I’ve been reading a book called “lessons” by Ian McEwan. It has some of the finest descriptions of everyday life I have ever read. Many of the sentences are so descriptive they are poetic. I recommend it as a serious description of the life of a family.
One paragraph which struck me, was when the key character was reflecting on the way we view our deaths as an end to everything. It read:
The temptation of the old, born into the middle of things, was to see in their deaths the end of everything, the end of times. That way their deaths made more sense. He accepted that pessimism was the good companion of thought and study, that optimism was the business of politicians, and no one believed them.
The phrase “pessimism is the good companion of thought and study” caused me to reflect…
Like many before me, and many after me, I devoted a portion of my life to public service in Local Government. I started because of things which were happening, or not happening, around my home and this motivated me to stand for elected office. The longer I was involved the more fascinated I found our locally owned, and controlled, institution called Christchurch City Council. It’s a complex beast but we all own it. I regularly meet former elected reps and staff and we have lots to talk about as we love our city and how it is functioning.
The recent conversations I have been having with staff and fellow ratepayers has filled me with the pessimism referred to above. They’ve made me think carefully about just what’s happening, or not happening, at CCC right now.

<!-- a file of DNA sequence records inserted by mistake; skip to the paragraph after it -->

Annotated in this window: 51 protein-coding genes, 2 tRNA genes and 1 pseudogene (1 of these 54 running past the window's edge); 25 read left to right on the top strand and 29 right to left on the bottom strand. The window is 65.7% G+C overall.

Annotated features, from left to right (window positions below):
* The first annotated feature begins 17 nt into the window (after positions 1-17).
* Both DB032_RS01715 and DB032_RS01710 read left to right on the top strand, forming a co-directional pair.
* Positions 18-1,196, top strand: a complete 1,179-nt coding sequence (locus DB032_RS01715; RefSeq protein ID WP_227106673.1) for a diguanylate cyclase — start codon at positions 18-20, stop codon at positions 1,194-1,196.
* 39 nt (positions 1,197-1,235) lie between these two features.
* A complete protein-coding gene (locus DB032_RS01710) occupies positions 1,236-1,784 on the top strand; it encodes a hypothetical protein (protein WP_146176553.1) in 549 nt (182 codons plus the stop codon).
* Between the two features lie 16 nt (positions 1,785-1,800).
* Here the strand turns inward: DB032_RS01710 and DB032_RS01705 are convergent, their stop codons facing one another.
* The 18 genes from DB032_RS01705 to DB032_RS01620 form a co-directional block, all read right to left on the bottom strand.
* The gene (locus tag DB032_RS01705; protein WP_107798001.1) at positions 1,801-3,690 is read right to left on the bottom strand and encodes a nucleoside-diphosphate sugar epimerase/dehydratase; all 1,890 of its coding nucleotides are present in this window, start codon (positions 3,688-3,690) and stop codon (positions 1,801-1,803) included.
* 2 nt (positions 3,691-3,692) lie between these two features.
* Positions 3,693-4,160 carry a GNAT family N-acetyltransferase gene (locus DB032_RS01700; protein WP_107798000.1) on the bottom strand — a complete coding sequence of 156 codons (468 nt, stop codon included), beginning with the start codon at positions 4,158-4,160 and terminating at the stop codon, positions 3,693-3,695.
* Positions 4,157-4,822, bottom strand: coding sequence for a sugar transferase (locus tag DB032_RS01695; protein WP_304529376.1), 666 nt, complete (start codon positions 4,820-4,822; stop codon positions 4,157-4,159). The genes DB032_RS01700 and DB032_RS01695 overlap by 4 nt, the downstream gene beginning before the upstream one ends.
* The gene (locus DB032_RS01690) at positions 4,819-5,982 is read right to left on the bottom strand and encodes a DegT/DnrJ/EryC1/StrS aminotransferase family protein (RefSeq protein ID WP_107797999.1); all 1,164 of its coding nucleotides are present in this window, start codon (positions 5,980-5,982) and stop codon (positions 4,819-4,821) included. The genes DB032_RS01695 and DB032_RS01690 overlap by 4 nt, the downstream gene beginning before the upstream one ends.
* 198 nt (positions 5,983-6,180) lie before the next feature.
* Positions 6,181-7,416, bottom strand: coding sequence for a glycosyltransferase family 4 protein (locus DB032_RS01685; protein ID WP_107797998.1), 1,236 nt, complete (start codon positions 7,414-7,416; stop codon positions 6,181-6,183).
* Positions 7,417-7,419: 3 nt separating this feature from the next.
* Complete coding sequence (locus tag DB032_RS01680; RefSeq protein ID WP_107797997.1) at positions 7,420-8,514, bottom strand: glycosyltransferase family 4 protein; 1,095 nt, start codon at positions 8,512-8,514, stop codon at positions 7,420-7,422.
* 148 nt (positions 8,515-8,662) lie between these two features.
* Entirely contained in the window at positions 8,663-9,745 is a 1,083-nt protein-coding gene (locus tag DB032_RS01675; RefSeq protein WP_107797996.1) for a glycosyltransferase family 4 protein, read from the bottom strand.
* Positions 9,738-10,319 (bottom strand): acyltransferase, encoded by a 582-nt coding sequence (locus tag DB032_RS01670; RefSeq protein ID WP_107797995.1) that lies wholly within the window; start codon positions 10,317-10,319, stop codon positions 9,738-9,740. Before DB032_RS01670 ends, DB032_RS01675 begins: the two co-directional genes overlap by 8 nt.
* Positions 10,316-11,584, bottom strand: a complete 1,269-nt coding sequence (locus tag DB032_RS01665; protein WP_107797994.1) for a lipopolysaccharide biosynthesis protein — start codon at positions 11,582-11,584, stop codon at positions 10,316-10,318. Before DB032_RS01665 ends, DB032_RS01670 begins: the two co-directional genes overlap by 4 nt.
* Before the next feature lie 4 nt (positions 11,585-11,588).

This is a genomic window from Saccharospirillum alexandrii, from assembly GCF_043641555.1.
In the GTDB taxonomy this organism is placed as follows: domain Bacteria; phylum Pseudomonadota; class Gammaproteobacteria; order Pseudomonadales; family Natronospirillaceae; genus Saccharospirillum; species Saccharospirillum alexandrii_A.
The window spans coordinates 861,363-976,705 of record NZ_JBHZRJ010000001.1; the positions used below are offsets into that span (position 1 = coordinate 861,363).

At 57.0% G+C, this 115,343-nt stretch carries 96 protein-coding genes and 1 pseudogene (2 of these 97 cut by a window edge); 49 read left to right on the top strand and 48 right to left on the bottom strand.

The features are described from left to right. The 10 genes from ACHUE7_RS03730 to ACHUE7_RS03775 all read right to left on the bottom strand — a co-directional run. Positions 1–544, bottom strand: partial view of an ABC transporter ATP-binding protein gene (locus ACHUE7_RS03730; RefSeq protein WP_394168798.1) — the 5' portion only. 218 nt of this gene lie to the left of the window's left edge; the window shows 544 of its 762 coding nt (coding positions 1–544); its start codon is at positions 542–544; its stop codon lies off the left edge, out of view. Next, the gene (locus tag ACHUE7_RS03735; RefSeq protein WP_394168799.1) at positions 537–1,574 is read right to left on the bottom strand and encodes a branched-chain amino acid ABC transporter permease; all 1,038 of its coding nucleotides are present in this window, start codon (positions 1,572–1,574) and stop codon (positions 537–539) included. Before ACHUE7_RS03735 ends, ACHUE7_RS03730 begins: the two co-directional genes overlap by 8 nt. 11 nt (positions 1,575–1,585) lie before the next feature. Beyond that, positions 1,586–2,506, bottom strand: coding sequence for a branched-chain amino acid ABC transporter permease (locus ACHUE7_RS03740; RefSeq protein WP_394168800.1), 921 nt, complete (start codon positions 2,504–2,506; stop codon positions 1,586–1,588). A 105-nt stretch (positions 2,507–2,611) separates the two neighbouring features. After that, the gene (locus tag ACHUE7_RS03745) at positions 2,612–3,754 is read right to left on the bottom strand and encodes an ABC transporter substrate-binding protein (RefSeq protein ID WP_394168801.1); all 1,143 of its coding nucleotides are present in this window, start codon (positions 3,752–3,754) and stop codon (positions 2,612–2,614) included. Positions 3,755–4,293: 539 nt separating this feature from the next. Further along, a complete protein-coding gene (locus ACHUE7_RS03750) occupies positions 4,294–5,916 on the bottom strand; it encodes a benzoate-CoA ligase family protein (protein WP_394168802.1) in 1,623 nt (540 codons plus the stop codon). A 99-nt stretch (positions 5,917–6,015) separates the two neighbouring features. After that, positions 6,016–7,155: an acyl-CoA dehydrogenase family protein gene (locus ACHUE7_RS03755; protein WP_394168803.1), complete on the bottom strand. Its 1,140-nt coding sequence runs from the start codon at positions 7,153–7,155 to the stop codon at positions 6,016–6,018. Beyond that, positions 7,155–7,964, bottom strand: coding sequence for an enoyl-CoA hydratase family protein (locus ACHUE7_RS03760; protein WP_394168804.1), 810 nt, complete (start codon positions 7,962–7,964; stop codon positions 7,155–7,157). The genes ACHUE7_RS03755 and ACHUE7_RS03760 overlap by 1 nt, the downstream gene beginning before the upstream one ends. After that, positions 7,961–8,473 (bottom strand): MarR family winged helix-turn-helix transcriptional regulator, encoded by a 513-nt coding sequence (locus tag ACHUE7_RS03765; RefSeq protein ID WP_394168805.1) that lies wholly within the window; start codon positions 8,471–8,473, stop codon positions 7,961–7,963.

As Mayor I used to walk the streets most days. I still do. So do old planners and council staff. As you walk you read people’s faces and responses. I used to realise when we had made a decision-making mistake at the Council as I walked up the street. People would be polite, but they would drop their eyes as they passed. I’d go back to the office and think hard about how we could remedy our mistake.
People’s eyes are dropping right now about CCC…
There are many measures of just how an institution is performing. As I tune into Council meetings on Zoom and hear the Mayor and Councillors being assured by the CE that everything is fine, I am often troubled. No that’s wrong. I’m filled with pessimism. I expect our reps to be more challenging than they are. Some are excellent at it, but too often their challenging is dismissed by the CE and those who comply with her thoughts. Which is most of them according to my observation and that of many others.
Whenever I devour the loaded agendas confronting our elected reps each week, I wonder how the hell they can take in even small portions of it. The best way for any executive to distract people is to load them with trivia and camouflage what are the real issues.
Think of the Council as a family. In our families we all struggle with relationships. With power plays by individuals. We generally know who will play which role in a family drama. Families split sadly from time to time. But they are still family.